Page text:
Judge Andrews did, however, grant attorney fees under the Court’s inherent powers to do so. As Judge Andrews explained, plaintiff had accused defendant’s products “by reference to their implementation of the pNFS standard” in its complaint and three sets of Paragraph 4(a) disclosures. Id. at 10. Over thirteen months after filing its complaint, plaintiff essentially withdrew its intention of accusing products implementing the pNFS standard of infringement. Id. at 10-11. The Court ordered plaintiff “to submit all materials that it had gathered or created during its pre-suit investigation related to this issue.” Id. at 11.  After conducting an in camera review of a subset of documents specified by plaintiff, the Court determined that plaintiff initiated the “suit without a good-faith belief that the accused instrumentalities implemented pNFS in an infringing manner,” and therefore awarded attorney fees.  Id. Judge Andrews further ordered supplemental briefing “to address the amount of fees appropriate in this case.” Id. at 16.

 

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Judge Richard G. Andrews recently addressed defendants’ motion for judgment on the pleadings, which provided several reasons that plaintiffs’ Third Amended Complaint failed to sufficiently plead indirect infringement. HSM Portfolio LLC v. Fujitsu Ltd., C.A. No. 11-770-RGA (D. Del. Sept. 9, 2014).

Defendants argued that plaintiffs cannot establish contributory infringement mainly because the “accused semiconductor chips are not components especially designed for an infringing product because they are accused of direct infringement in and of themselves.” Id. at 2. Judge Andrews agreed, explaining that “[t]he reason that it is necessary to plead that the component has no substantial noninfringing uses is that the component alone does not directly infringe” and therefore plaintiffs’ argument did “not make legal sense.” Id. at 3. Judge Andrews did, however, grant plaintiffs leave to file an amended complaint within ten days to amend their contributory infringement claim. Id. at 3.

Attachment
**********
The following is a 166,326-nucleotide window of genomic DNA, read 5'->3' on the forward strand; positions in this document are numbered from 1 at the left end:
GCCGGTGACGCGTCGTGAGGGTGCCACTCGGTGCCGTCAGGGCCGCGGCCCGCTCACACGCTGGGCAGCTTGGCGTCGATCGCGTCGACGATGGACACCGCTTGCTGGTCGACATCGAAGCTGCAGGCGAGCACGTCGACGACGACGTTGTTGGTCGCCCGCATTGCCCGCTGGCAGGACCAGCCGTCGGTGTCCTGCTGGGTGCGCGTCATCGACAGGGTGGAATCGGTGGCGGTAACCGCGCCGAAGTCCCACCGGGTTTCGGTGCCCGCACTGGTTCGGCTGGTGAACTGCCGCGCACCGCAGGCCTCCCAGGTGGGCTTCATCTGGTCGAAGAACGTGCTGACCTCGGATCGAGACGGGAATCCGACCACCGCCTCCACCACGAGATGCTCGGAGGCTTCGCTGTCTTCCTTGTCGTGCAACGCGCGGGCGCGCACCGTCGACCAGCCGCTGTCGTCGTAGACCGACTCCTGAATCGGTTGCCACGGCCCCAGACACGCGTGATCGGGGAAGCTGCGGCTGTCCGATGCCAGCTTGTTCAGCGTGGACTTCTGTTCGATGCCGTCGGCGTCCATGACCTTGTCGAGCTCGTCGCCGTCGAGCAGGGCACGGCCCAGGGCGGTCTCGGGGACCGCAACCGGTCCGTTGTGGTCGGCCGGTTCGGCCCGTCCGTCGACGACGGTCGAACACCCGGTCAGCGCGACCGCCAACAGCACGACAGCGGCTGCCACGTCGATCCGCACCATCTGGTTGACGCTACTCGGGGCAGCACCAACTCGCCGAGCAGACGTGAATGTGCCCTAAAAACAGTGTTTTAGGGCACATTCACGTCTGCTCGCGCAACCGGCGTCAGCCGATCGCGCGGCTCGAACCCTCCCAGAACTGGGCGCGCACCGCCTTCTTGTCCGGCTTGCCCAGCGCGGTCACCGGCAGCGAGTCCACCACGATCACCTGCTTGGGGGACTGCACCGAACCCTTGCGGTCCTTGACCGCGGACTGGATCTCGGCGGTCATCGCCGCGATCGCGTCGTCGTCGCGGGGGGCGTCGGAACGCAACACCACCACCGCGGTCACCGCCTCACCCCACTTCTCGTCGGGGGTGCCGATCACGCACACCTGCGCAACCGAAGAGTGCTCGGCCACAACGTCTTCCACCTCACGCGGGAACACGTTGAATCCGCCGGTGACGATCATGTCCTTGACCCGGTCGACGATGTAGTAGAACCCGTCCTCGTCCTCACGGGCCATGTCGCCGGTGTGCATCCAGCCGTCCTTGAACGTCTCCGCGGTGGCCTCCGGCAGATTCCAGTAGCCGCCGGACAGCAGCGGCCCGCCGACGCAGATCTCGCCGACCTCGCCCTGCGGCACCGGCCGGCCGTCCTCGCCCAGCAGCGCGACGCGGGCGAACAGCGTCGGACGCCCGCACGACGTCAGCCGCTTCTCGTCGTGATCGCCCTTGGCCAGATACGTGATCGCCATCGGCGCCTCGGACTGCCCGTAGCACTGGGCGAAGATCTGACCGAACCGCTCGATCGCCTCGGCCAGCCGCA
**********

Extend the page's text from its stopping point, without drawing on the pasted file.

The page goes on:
Judge Andrews denied the remainder of defendants’ arguments. First, with respect to induced infringement based on domestic sales, defendants essentially argued that “because it might be found liable for direct infringement, based on the same actions of which it is accused of induced infringement, [the Court] should dismiss the claim for induced infringement.” Id. While Judge Andrews agreed that “there would be no additional liability for induced infringement based upon the same acts” of direct infringement, defendants’ “judicial economy” argument was not a sufficient “failure to state claim” argument. Id. Second, with respect to induced infringement based on foreign sales, Judge Andrews found that defendants “conflate[d] the standard for pleadings with that for summary judgment,” finding that plaintiff was only required to “set forth a basis for the court to make a ‘reasonable inference’” that defendants “encouraged the importation of the accused products in the United States by third parties.” Id. at 3-4. Third, Judge Andrews disagreed with defendants’ argument that all the inducement claims fail because plaintiffs failed to plead specific intent. Judge Andrews explained that plaintiffs alleged acts such as “creating advertisements, creating established distribution channels, manufacturing the products in accordance with U.S. law, distributing manuals, and providing technical support,” which “all evidence specific intent.” Id. at 4.